As a society, we often find ourselves pointing at situations like this, and wondering how someone can do something that is clearly so wrong, and in many cases, illegal. In some cases, however, instead of a single unethical decision, perhaps the real story was that lax ethical habits and behaviors led to increasingly wrong action and eventually the career-ending downfall.

Imagine you’re at the office thinking about all the things that you need to get done. You glance over at the corner, at a huge stack of brand-new binders for filing projects at work. It would be so easy to just take an extra one home for your son’s school project. You really don’t have time to stop by the office supply store on the way home. And anyway, it’s only one binder, and it’s only this one time.

Most of us would consider the above and think, “Well, that’s not a big deal.” But isn’t it?

A few months ago, The Journal of Applied Psychology published a report based on studies from several universities around the country entitled “The Slippery Slope: How Small Ethical Transgressions Pave the Way for Larger Future Transgressions.” The authors of the study outline several important findings. First, overtime as people are able to rationalize small ethical indiscretions, it becomes easier to justify larger indiscretions. Thus, when faced with smaller but growing dilemmas over time, people are likely to make unethical decisions. However, when there is a large abrupt dilemma (versus a slowly increasing dilemma), the person facing it is more likely to make an ethical decision.

The research suggests that habitual small transgressions can grow overtime into an ability to justify ever larger and more serious ethical transgressions. So how can risk leaders prevent these transgressions from ever happening in the first place?

Showing Others the Path to What’s Right
-Inspire a prevention focus in your workforce – By clearly outlining standards and ethical pitfalls through written policies and setting an example, an employer can reduce self-justifying behavior for small ethical transgressions. For example, by outlining the consequences of taking binders home for personal use, the ability for an employee to creatively rationalize the decision is minimized. Having a prevention focus can enable employees to check themselves and correct minor transgressions as they occur.

-Incorporate ethical language into all parts of the organization’s culture – By embedding an ethical focus and commitment into your organization’s mission, policies, and procedures, you can create a culture where doing the right thing is part of every decision made by staff in the organization. One of the Center’s clients tethers all decisions to whether the decision is in the best interests of the vulnerable children they serve.

-Be vigilant and resolve to address minor ethical offenses – If you are attentive to even minor ethical infractions, and address them in a timely manner, you can prevent the downward slide on ethic’s slippery slope. Also, if employees are aware that a co-worker has been called on a transgression, they might be less likely to rationalize their own ethical lapses. Remember that accountability simply means doing the things you say you are going to do.

To explore the topic of ethics issues in the workplace in greater depth, plan to attend Ethics and Risk Management: Practical Dilemmas and Proven Strategies, featuring Jonathan T. Howe, Howe & Hutton, Ltd., and Daniel C. Borschke, National Association of Concessionaires at the 2014 Risk Summit in Chicago. For further reading, check out the Harvard Business Review’s Ethical Breakdowns article, or the Huffington Post’s How Do You Deal with an Unethical, Productive Employee.

Replication Partner Announces Support for Standards for Excellence Training

October 20, 2014 by


Standards for Excellence Replication Partner Delaware Alliance for Nonprofit Advancement recently announced its partnership with Discover Bank, which is supporting DANA in its efforts to bring more quality trainings to nonprofits in the  southern region of the state.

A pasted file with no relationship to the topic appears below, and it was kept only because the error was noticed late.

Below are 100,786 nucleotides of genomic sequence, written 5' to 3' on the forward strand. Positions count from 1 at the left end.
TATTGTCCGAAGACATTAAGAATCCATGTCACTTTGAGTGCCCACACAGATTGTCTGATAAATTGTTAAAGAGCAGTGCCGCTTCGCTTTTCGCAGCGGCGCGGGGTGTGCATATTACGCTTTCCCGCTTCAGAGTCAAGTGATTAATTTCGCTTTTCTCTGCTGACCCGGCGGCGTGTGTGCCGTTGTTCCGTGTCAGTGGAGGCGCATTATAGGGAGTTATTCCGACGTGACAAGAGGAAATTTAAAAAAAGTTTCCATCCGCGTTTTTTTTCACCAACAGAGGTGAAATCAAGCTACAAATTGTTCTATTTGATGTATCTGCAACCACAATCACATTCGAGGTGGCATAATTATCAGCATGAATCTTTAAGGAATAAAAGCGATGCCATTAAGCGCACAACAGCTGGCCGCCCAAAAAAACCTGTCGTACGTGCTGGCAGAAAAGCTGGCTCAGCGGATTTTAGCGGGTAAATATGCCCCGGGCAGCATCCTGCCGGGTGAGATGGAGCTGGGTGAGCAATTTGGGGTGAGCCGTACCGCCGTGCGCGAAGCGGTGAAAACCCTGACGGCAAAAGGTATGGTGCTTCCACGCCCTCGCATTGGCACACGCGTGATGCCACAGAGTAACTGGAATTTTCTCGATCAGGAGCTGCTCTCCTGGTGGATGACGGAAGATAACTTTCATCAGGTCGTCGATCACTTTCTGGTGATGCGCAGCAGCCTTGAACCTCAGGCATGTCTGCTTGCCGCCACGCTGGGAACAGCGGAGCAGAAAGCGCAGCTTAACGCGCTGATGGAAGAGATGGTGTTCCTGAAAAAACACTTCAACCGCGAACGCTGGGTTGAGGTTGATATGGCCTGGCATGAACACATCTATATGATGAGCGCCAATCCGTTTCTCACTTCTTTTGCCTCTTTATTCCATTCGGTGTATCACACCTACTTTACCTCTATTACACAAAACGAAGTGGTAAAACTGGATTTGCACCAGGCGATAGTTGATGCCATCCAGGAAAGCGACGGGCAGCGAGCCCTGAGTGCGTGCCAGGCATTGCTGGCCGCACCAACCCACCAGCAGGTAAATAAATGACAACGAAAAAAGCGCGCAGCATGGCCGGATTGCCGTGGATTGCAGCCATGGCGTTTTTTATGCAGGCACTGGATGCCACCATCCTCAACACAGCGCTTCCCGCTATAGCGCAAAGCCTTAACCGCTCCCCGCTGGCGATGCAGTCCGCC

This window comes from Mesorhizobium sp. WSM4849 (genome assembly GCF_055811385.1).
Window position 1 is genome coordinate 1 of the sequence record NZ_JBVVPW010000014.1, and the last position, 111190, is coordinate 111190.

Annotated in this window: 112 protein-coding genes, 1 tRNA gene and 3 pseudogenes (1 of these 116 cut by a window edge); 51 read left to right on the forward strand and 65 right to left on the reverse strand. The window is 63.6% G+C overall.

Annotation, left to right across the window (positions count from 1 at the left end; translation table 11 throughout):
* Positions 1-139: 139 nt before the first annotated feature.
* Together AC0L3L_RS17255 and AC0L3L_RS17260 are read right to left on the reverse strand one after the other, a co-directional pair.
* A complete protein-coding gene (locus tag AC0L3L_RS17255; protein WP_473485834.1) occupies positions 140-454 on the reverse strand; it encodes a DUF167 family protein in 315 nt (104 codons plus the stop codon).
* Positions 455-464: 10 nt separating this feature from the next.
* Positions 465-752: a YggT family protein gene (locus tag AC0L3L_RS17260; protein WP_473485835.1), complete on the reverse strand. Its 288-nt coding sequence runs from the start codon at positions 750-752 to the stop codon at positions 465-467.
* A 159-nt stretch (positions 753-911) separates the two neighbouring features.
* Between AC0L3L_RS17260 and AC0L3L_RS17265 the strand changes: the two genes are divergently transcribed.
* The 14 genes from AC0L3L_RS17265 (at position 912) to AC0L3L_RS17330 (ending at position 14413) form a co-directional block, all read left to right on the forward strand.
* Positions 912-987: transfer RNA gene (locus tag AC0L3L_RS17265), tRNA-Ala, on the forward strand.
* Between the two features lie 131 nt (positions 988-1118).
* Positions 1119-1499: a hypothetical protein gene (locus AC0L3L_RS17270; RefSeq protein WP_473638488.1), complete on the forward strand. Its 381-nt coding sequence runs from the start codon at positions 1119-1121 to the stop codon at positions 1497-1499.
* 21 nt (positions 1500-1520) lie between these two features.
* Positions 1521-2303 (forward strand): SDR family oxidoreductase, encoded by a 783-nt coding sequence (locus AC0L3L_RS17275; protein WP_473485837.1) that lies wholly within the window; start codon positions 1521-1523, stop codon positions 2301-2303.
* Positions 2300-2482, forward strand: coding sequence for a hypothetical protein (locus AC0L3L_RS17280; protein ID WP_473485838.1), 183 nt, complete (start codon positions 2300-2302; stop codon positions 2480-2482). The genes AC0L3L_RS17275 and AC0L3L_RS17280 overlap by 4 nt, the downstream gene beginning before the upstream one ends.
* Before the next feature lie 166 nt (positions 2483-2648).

Upcoming courses in the DANA fall 2014 curriculum are supported by Discover Bank. They include an Introduction to Standards for Excellence on Friday, Dec. 12.

According to, “DANA’s revitalization began in 2010 and came to a head in 2012 with the creation of a new three-year strategic plan to become a completely statewide nonprofit support organization. In previous years, expansion of DANA programming into Kent and Sussex counties was limited due to staff and funding constraints. Now, with more staff members in place, and the support from Discover Bank, DANA is increasing its presence in southern Delaware.”

“‘We are thrilled that Discover Bank is on board with us in our efforts to expand our programming in Kent and Sussex counties, and we thank them for their support,’ said Chris Grundner, DANA president and CEO. ‘Discover Bank is a huge champion for nonprofits across the state, but particularly in Kent and Sussex counties. We are pleased they believe our Standards for Excellence best-practice-based curriculum can help these groups as they strive to reach greater levels of efficiency and execution.'”

Read the official story in

Eight Newly-Accredited Nonprofits in Alabama Make History

October 16, 2014 by

On Friday, October 10, eight nonprofit organizations in Alabama were presented with the Standards for Excellence Institute’s Seal of Excellence as they celebrated their completion of the rigorous nonprofit accreditation program. Through a partnership with Standards for Excellence Replication Partner Alabama Association of Nonprofits, the Community Foundation of Northeast Alabama, and United Way of East Central Alabama, a three-day teaching session for executive directors and board members was held for these organizations.  Additionally, a Standards for Excellence Coordinator was hired to assist the organizations navigate through the accreditation process.

Program Director Amy Coates Madsen attended the celebration at the Anniston Country Club that included a press conference and formal presentation of the Seals. Reporters from local media, including the Anniston Star and WEAC TV24, were in attendance.

Please join us in congratulating these exemplary nonprofits and their leaders in this inaugural Standards for Excellence class.

Congratulations To Our September/October Organizations!

October 13, 2014 by


The Standards for Excellence Institute would like to congratulate several organizations who recently earned or renewed their accreditation under the Standards for Excellence: An Ethics and Accountability Code for the Nonprofit Sector: